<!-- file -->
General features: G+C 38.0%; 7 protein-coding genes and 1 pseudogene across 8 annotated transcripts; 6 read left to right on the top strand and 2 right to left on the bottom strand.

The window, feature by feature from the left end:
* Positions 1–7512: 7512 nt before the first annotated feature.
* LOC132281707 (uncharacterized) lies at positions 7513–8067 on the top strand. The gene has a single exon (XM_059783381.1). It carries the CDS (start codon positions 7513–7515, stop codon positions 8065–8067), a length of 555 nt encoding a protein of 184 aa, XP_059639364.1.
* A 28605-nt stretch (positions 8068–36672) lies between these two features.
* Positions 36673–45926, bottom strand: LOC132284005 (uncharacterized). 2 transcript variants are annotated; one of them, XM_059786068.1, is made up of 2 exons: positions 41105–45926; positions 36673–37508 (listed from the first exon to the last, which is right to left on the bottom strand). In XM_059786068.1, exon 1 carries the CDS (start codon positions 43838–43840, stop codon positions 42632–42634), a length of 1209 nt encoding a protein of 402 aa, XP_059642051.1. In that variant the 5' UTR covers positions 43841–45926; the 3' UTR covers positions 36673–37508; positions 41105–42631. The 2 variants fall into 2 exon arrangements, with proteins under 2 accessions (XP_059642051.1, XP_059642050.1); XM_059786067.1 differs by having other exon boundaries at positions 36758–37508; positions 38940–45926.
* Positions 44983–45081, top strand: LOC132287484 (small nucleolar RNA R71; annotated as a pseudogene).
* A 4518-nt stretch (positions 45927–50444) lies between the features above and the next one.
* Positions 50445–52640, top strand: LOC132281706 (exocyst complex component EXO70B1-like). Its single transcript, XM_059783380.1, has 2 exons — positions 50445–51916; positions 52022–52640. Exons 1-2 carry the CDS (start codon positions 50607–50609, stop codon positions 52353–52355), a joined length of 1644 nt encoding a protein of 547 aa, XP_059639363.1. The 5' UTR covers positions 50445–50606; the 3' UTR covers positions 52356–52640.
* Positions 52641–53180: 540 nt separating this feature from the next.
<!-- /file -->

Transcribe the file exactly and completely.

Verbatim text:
General features: G+C 38.0%; 7 protein-coding genes and 1 pseudogene across 8 annotated transcripts; 6 read left to right on the top strand and 2 right to left on the bottom strand.

The window, feature by feature from the left end:
* Positions 1–7512: 7512 nt before the first annotated feature.
* LOC132281707 (uncharacterized) lies at positions 7513–8067 on the top strand. The gene has a single exon (XM_059783381.1). It carries the CDS (start codon positions 7513–7515, stop codon positions 8065–8067), a length of 555 nt encoding a protein of 184 aa, XP_059639364.1.
* A 28605-nt stretch (positions 8068–36672) lies between these two features.
* Positions 36673–45926, bottom strand: LOC132284005 (uncharacterized). 2 transcript variants are annotated; one of them, XM_059786068.1, is made up of 2 exons: positions 41105–45926; positions 36673–37508 (listed from the first exon to the last, which is right to left on the bottom strand). In XM_059786068.1, exon 1 carries the CDS (start codon positions 43838–43840, stop codon positions 42632–42634), a length of 1209 nt encoding a protein of 402 aa, XP_059642051.1. In that variant the 5' UTR covers positions 43841–45926; the 3' UTR covers positions 36673–37508; positions 41105–42631. The 2 variants fall into 2 exon arrangements, with proteins under 2 accessions (XP_059642051.1, XP_059642050.1); XM_059786067.1 differs by having other exon boundaries at positions 36758–37508; positions 38940–45926.
* Positions 44983–45081, top strand: LOC132287484 (small nucleolar RNA R71; annotated as a pseudogene).
* A 4518-nt stretch (positions 45927–50444) lies between the features above and the next one.
* Positions 50445–52640, top strand: LOC132281706 (exocyst complex component EXO70B1-like). Its single transcript, XM_059783380.1, has 2 exons — positions 50445–51916; positions 52022–52640. Exons 1-2 carry the CDS (start codon positions 50607–50609, stop codon positions 52353–52355), a joined length of 1644 nt encoding a protein of 547 aa, XP_059639363.1. The 5' UTR covers positions 50445–50606; the 3' UTR covers positions 52356–52640.
* Positions 52641–53180: 540 nt separating this feature from the next.